And there is no secret method for how a couple should improve their marriage. The simple principles of charity taught so clearly in the Sermon on the Mount form the ground rules for a happy marriage: be helpful, do not attack with words or deeds, turn the other cheek and forgive, seek the Lord’s help in prayer, don’t be too critical, and see the good of the other person. These and all other aspects of acting charitably enable the Lord to unite hearts and minds, producing the joys of love truly conjugial.
With a developing relationship there is a growing protection of marriage. For the tender love they share then surrounds itself with jealousy (see CL 371) not the green-eyed monster which is suspicious of all, but the recognition of what would be lost if the marriage were harmed. It is a type of fear, a fear that something precious might be damaged. It is not selfish, for with genuine conjugial love the marriage becomes more important than the temporary delights either person experiences. The fear for marriage is the fear lest the other person suffer, lest the eternal promise of happiness be lost.
Jealousy is a protective covering for marriage. It is the flame of a genuine love defending what is precious, what is heavenly. It may show itself in hostility toward others who may be forming inappropriate relationships with one’s spouse. It may show itself in resentments toward excessive work or play that draws one’s spouse away from the home and marriage. From the depth and strength of conjugial love, a just and sane jealousy emerges, protecting what is good that it might remain the source of eternal happiness for husband and wife.
The heavenly union of one man with one woman is the priceless pearl of human life. The wholehearted giving of two people to each other can bring delight and joy that is beyond imagination. It begins as the Lord leads two to discover each other, sensing that they were made for each other. Their love then develops and grows and a marriage of spirits occurs. Love truly conjugial gradually descends into their relationship, and the two become one.
Protecting and guarding this relationship lest anything harm it is vital. One form of protection is resisting hellish loves opposed to marriage. Adultery and its loves found in lust are to be rejected. Turning away from the false sirens of temporary delight enables the tender love in marriage to grow.
But lasting protection against the enemies of marriage can be found only in love truly conjugial. It is that love itself, or rather the Lord’s presence in that love, which affords us protection. As we work at our marriages, the investment of time and energy, caring and self-sacrifice will strengthen our hearts. And with such strength comes Divine protection, protection so that heaven may be created even within our lives, within our marriages. Amen.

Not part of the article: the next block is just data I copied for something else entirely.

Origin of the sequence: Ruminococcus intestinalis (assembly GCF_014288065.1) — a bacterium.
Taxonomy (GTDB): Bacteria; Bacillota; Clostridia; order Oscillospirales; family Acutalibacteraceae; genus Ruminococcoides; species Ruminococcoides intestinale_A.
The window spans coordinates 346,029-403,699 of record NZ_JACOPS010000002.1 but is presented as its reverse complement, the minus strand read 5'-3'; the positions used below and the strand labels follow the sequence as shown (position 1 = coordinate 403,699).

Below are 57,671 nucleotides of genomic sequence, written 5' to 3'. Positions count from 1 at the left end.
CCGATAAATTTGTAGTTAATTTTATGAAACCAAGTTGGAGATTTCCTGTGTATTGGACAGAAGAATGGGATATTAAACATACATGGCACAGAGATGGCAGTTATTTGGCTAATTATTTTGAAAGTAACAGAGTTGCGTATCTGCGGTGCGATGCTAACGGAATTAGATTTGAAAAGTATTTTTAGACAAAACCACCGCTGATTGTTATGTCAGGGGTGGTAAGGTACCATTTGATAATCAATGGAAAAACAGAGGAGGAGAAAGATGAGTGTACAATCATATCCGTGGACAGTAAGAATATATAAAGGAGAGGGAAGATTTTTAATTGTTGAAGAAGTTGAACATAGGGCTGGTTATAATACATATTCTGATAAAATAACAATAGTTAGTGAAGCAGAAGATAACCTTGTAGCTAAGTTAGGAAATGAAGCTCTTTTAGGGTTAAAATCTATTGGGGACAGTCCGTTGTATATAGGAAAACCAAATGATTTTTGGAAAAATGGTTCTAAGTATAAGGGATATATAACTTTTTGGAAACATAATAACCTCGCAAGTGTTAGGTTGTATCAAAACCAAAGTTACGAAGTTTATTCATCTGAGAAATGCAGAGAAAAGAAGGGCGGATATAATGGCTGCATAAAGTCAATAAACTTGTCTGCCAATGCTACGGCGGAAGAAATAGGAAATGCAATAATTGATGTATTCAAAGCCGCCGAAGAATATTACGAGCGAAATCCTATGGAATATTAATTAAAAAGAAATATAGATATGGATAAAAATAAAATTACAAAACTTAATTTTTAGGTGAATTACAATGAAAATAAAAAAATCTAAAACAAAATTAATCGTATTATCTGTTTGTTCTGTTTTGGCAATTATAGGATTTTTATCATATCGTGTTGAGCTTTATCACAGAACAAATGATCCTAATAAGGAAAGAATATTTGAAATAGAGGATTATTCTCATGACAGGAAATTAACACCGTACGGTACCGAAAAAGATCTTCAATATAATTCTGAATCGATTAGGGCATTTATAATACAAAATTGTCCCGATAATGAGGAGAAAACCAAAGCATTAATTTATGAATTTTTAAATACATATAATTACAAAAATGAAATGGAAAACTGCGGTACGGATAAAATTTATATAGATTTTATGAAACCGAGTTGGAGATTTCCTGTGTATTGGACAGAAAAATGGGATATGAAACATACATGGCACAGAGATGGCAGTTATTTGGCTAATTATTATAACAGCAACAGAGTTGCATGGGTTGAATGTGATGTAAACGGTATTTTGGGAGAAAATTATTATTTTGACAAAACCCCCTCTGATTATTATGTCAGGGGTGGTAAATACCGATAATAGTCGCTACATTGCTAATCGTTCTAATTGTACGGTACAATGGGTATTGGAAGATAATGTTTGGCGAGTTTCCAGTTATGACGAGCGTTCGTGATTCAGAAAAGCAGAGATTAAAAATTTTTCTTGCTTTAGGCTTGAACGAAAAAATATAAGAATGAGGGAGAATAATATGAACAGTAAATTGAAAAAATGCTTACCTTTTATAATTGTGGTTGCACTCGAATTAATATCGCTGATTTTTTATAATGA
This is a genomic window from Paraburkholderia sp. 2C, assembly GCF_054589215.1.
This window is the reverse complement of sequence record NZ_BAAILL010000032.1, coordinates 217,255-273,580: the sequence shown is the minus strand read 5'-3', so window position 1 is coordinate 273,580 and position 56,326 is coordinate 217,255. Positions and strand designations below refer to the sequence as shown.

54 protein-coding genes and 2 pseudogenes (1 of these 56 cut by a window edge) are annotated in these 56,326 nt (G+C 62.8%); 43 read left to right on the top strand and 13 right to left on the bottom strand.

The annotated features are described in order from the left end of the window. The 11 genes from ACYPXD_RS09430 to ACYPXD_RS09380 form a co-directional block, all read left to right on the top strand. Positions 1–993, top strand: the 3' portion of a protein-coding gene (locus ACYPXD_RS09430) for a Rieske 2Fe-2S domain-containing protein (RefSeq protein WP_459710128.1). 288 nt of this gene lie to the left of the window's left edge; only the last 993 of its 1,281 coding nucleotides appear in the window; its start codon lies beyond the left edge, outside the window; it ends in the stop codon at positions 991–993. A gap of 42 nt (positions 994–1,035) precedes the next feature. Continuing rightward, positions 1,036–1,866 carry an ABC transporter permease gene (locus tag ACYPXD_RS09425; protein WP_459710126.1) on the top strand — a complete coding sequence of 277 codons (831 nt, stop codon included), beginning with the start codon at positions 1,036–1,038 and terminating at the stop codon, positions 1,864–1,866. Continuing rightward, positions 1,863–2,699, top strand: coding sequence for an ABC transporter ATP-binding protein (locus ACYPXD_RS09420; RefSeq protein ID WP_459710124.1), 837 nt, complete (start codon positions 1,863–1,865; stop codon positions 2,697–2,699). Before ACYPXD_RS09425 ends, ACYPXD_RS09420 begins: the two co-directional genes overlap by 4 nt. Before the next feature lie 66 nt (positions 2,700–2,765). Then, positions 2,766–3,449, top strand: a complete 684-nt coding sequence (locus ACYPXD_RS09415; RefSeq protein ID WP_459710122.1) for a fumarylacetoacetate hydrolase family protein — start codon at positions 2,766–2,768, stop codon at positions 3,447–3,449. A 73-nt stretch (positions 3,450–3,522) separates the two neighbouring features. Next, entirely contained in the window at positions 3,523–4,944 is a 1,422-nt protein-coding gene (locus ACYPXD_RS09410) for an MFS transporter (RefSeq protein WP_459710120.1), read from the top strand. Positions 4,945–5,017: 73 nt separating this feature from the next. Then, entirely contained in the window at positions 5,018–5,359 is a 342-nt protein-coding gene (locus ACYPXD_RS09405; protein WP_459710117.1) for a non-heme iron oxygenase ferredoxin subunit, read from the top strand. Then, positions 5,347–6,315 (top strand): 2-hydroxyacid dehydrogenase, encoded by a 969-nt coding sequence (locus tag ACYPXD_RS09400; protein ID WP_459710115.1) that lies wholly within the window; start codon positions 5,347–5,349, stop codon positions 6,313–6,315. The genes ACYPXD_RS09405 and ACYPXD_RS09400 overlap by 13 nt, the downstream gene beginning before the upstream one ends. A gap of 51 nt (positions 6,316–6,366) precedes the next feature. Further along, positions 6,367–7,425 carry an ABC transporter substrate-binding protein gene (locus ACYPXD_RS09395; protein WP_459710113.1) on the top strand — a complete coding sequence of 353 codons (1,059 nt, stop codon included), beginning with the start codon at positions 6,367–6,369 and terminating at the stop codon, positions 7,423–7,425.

Lessons: Genesis 24, Matthew 5:27-32, CL 371
Conjugial Love 371
That with married partners who tenderly love each other, jealousy is a just grief from sound reason, lest their conjugial love be divided and thus perish. Within all love is fear and grief, fear lest it perish, and grief if it does perish. There is the like fear and grief in conjugial love, but the fear and grief of this love is called zeal or jealousy. That with partners who tenderly love each other this zeal is just and from sound reason is because it is at the same time fear for the loss of eternal felicity, not only his own but also his partner’s; and because it is also a protection against adultery. As regards the first point that it is a just fear for the loss of his own and his partner’s eternal felicity this follows from all that has hitherto been advanced respecting love truly conjugial, and also from the fact that from that love come the blessedness of their souls, the happiness of their minds, the delight of their bosoms, and the pleasure of their bodies; and because these remain with them to eternity, there is fear for each other’s eternal happiness. (As regards the second point) that the zeal is a just protection against adulteries this is evident; therefore it is as a fire blazing out against violation and defending itself against it. From this it is evident that one who tenderly loves his partner is also jealous; but the jealousy is just and sane according to the wisdom of the person.